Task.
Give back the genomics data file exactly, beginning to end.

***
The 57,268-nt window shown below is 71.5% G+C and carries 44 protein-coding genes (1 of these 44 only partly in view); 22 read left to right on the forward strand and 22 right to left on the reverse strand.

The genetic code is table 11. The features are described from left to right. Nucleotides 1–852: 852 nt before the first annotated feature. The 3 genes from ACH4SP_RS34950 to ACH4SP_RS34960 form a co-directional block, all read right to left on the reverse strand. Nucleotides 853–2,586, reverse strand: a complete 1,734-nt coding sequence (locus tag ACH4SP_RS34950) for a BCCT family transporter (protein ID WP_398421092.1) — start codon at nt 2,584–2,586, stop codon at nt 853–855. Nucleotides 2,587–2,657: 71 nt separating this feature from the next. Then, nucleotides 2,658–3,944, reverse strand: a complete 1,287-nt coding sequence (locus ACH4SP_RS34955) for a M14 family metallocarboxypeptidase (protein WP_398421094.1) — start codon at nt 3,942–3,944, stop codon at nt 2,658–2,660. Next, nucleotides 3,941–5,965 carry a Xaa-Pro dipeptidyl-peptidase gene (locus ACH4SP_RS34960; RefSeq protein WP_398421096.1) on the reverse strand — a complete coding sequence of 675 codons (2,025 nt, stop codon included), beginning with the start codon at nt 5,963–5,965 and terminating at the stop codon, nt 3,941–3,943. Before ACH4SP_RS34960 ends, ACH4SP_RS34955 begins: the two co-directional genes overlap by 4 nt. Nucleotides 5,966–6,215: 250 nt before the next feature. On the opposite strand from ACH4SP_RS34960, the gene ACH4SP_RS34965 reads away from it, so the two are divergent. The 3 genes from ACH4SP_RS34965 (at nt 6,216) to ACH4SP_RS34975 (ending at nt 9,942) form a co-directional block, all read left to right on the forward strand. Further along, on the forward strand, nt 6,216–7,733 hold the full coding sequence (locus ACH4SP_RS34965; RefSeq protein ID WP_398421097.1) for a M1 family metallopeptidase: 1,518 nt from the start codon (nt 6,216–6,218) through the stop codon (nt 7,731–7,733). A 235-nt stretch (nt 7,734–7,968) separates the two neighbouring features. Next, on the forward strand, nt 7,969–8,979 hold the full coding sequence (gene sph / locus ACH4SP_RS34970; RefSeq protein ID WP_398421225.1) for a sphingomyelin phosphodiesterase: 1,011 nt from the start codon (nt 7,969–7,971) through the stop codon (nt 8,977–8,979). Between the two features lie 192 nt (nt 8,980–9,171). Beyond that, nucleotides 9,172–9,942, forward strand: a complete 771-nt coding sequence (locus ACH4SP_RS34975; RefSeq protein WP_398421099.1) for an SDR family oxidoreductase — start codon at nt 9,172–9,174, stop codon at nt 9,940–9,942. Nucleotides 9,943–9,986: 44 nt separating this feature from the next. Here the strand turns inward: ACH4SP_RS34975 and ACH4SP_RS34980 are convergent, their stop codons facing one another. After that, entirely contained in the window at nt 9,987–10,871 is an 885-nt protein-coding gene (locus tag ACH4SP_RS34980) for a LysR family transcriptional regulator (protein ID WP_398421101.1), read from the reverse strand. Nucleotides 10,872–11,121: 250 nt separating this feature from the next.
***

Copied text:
The 57,268-nt window shown below is 71.5% G+C and carries 44 protein-coding genes (1 of these 44 only partly in view); 22 read left to right on the forward strand and 22 right to left on the reverse strand.

The genetic code is table 11. The features are described from left to right. Nucleotides 1–852: 852 nt before the first annotated feature. The 3 genes from ACH4SP_RS34950 to ACH4SP_RS34960 form a co-directional block, all read right to left on the reverse strand. Nucleotides 853–2,586, reverse strand: a complete 1,734-nt coding sequence (locus tag ACH4SP_RS34950) for a BCCT family transporter (protein ID WP_398421092.1) — start codon at nt 2,584–2,586, stop codon at nt 853–855. Nucleotides 2,587–2,657: 71 nt separating this feature from the next. Then, nucleotides 2,658–3,944, reverse strand: a complete 1,287-nt coding sequence (locus ACH4SP_RS34955) for a M14 family metallocarboxypeptidase (protein WP_398421094.1) — start codon at nt 3,942–3,944, stop codon at nt 2,658–2,660. Next, nucleotides 3,941–5,965 carry a Xaa-Pro dipeptidyl-peptidase gene (locus ACH4SP_RS34960; RefSeq protein WP_398421096.1) on the reverse strand — a complete coding sequence of 675 codons (2,025 nt, stop codon included), beginning with the start codon at nt 5,963–5,965 and terminating at the stop codon, nt 3,941–3,943. Before ACH4SP_RS34960 ends, ACH4SP_RS34955 begins: the two co-directional genes overlap by 4 nt. Nucleotides 5,966–6,215: 250 nt before the next feature. On the opposite strand from ACH4SP_RS34960, the gene ACH4SP_RS34965 reads away from it, so the two are divergent. The 3 genes from ACH4SP_RS34965 (at nt 6,216) to ACH4SP_RS34975 (ending at nt 9,942) form a co-directional block, all read left to right on the forward strand. Further along, on the forward strand, nt 6,216–7,733 hold the full coding sequence (locus ACH4SP_RS34965; RefSeq protein ID WP_398421097.1) for a M1 family metallopeptidase: 1,518 nt from the start codon (nt 6,216–6,218) through the stop codon (nt 7,731–7,733). A 235-nt stretch (nt 7,734–7,968) separates the two neighbouring features. Next, on the forward strand, nt 7,969–8,979 hold the full coding sequence (gene sph / locus ACH4SP_RS34970; RefSeq protein ID WP_398421225.1) for a sphingomyelin phosphodiesterase: 1,011 nt from the start codon (nt 7,969–7,971) through the stop codon (nt 8,977–8,979). Between the two features lie 192 nt (nt 8,980–9,171). Beyond that, nucleotides 9,172–9,942, forward strand: a complete 771-nt coding sequence (locus ACH4SP_RS34975; RefSeq protein WP_398421099.1) for an SDR family oxidoreductase — start codon at nt 9,172–9,174, stop codon at nt 9,940–9,942. Nucleotides 9,943–9,986: 44 nt separating this feature from the next. Here the strand turns inward: ACH4SP_RS34975 and ACH4SP_RS34980 are convergent, their stop codons facing one another. After that, entirely contained in the window at nt 9,987–10,871 is an 885-nt protein-coding gene (locus tag ACH4SP_RS34980) for a LysR family transcriptional regulator (protein ID WP_398421101.1), read from the reverse strand. Nucleotides 10,872–11,121: 250 nt separating this feature from the next.